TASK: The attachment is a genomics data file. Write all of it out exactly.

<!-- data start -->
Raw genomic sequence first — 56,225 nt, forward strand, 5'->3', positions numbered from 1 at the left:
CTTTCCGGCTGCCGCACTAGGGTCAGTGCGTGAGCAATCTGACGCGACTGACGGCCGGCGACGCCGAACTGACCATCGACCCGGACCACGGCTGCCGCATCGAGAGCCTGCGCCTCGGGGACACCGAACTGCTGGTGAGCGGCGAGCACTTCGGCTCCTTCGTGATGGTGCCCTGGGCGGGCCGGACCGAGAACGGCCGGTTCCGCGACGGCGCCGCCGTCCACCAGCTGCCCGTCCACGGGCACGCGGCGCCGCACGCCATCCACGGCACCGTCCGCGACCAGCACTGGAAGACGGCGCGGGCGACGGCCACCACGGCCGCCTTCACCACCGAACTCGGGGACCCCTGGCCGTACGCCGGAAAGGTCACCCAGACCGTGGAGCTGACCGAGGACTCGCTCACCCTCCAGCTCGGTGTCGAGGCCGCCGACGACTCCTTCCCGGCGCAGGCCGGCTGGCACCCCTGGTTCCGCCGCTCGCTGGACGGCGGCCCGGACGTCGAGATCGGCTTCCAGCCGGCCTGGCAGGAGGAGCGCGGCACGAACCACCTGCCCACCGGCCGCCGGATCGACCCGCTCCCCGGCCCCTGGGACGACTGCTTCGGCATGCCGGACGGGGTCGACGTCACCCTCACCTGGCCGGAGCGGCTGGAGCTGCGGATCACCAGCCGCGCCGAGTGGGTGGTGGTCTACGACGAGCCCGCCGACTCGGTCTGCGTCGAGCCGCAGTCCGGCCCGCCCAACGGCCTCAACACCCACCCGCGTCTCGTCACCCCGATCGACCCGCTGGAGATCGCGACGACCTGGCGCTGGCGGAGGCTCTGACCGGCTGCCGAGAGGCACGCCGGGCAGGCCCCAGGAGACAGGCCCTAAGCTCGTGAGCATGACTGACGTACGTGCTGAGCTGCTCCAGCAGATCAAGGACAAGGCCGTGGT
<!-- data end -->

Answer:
Raw genomic sequence first — 56,225 nt, forward strand, 5'->3', positions numbered from 1 at the left:
CTTTCCGGCTGCCGCACTAGGGTCAGTGCGTGAGCAATCTGACGCGACTGACGGCCGGCGACGCCGAACTGACCATCGACCCGGACCACGGCTGCCGCATCGAGAGCCTGCGCCTCGGGGACACCGAACTGCTGGTGAGCGGCGAGCACTTCGGCTCCTTCGTGATGGTGCCCTGGGCGGGCCGGACCGAGAACGGCCGGTTCCGCGACGGCGCCGCCGTCCACCAGCTGCCCGTCCACGGGCACGCGGCGCCGCACGCCATCCACGGCACCGTCCGCGACCAGCACTGGAAGACGGCGCGGGCGACGGCCACCACGGCCGCCTTCACCACCGAACTCGGGGACCCCTGGCCGTACGCCGGAAAGGTCACCCAGACCGTGGAGCTGACCGAGGACTCGCTCACCCTCCAGCTCGGTGTCGAGGCCGCCGACGACTCCTTCCCGGCGCAGGCCGGCTGGCACCCCTGGTTCCGCCGCTCGCTGGACGGCGGCCCGGACGTCGAGATCGGCTTCCAGCCGGCCTGGCAGGAGGAGCGCGGCACGAACCACCTGCCCACCGGCCGCCGGATCGACCCGCTCCCCGGCCCCTGGGACGACTGCTTCGGCATGCCGGACGGGGTCGACGTCACCCTCACCTGGCCGGAGCGGCTGGAGCTGCGGATCACCAGCCGCGCCGAGTGGGTGGTGGTCTACGACGAGCCCGCCGACTCGGTCTGCGTCGAGCCGCAGTCCGGCCCGCCCAACGGCCTCAACACCCACCCGCGTCTCGTCACCCCGATCGACCCGCTGGAGATCGCGACGACCTGGCGCTGGCGGAGGCTCTGACCGGCTGCCGAGAGGCACGCCGGGCAGGCCCCAGGAGACAGGCCCTAAGCTCGTGAGCATGACTGACGTACGTGCTGAGCTGCTCCAGCAGATCAAGGACAAGGCCGTGGT